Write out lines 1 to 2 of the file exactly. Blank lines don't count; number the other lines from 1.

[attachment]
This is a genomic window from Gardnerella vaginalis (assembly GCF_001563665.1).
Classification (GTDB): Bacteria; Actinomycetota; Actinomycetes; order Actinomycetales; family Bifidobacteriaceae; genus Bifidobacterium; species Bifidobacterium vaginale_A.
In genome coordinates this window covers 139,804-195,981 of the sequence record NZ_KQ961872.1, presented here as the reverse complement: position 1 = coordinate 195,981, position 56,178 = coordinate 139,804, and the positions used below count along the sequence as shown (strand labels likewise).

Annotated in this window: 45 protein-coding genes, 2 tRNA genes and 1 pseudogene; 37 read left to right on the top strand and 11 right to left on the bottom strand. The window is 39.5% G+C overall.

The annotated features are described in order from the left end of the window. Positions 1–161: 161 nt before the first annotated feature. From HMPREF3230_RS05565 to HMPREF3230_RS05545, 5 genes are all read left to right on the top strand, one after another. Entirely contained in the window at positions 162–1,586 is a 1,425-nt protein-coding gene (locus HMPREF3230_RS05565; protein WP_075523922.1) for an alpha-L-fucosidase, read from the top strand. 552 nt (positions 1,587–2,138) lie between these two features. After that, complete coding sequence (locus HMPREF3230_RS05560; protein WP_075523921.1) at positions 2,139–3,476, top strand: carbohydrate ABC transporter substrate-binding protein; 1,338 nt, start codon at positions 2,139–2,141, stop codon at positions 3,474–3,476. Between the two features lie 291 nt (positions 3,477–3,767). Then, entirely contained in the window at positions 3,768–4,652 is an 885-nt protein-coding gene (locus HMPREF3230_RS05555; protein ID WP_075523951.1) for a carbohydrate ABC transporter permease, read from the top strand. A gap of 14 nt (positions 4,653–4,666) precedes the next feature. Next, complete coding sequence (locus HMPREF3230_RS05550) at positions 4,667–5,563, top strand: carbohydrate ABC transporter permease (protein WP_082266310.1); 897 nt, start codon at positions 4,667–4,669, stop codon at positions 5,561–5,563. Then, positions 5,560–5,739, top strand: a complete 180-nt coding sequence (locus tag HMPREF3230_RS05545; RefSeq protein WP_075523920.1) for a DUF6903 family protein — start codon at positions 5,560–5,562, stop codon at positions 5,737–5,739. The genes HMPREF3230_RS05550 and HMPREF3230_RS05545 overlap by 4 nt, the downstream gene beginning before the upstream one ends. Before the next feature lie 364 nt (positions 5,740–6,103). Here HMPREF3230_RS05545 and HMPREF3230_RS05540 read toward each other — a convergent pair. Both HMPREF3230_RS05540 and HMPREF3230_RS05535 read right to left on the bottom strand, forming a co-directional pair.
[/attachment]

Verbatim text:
This is a genomic window from Gardnerella vaginalis (assembly GCF_001563665.1).
Classification (GTDB): Bacteria; Actinomycetota; Actinomycetes; order Actinomycetales; family Bifidobacteriaceae; genus Bifidobacterium; species Bifidobacterium vaginale_A.